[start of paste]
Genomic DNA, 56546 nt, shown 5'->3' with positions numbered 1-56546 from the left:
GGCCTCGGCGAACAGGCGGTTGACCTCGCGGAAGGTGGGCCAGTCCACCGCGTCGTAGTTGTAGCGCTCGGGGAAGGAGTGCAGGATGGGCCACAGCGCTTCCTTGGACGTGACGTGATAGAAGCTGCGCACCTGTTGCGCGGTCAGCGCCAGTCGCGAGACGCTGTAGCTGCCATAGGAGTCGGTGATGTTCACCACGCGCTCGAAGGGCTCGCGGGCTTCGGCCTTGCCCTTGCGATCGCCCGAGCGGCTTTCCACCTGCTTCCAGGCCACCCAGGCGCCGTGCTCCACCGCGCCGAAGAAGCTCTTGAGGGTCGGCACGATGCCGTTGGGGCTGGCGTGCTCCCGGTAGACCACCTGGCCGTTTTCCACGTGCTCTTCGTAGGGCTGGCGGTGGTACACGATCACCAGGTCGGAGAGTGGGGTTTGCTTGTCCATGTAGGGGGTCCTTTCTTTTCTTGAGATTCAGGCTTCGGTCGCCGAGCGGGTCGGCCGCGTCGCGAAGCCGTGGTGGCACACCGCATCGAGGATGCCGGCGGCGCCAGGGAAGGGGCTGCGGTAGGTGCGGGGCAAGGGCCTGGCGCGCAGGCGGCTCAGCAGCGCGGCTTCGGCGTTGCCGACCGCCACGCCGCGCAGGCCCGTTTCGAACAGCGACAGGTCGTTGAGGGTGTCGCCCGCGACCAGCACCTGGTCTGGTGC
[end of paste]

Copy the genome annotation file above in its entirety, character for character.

Genomic DNA, 56546 nt, shown 5'->3' with positions numbered 1-56546 from the left:
GGCCTCGGCGAACAGGCGGTTGACCTCGCGGAAGGTGGGCCAGTCCACCGCGTCGTAGTTGTAGCGCTCGGGGAAGGAGTGCAGGATGGGCCACAGCGCTTCCTTGGACGTGACGTGATAGAAGCTGCGCACCTGTTGCGCGGTCAGCGCCAGTCGCGAGACGCTGTAGCTGCCATAGGAGTCGGTGATGTTCACCACGCGCTCGAAGGGCTCGCGGGCTTCGGCCTTGCCCTTGCGATCGCCCGAGCGGCTTTCCACCTGCTTCCAGGCCACCCAGGCGCCGTGCTCCACCGCGCCGAAGAAGCTCTTGAGGGTCGGCACGATGCCGTTGGGGCTGGCGTGCTCCCGGTAGACCACCTGGCCGTTTTCCACGTGCTCTTCGTAGGGCTGGCGGTGGTACACGATCACCAGGTCGGAGAGTGGGGTTTGCTTGTCCATGTAGGGGGTCCTTTCTTTTCTTGAGATTCAGGCTTCGGTCGCCGAGCGGGTCGGCCGCGTCGCGAAGCCGTGGTGGCACACCGCATCGAGGATGCCGGCGGCGCCAGGGAAGGGGCTGCGGTAGGTGCGGGGCAAGGGCCTGGCGCGCAGGCGGCTCAGCAGCGCGGCTTCGGCGTTGCCGACCGCCACGCCGCGCAGGCCCGTTTCGAACAGCGACAGGTCGTTGAGGGTGTCGCCCGCGACCAGCACCTGGTCTGGTGC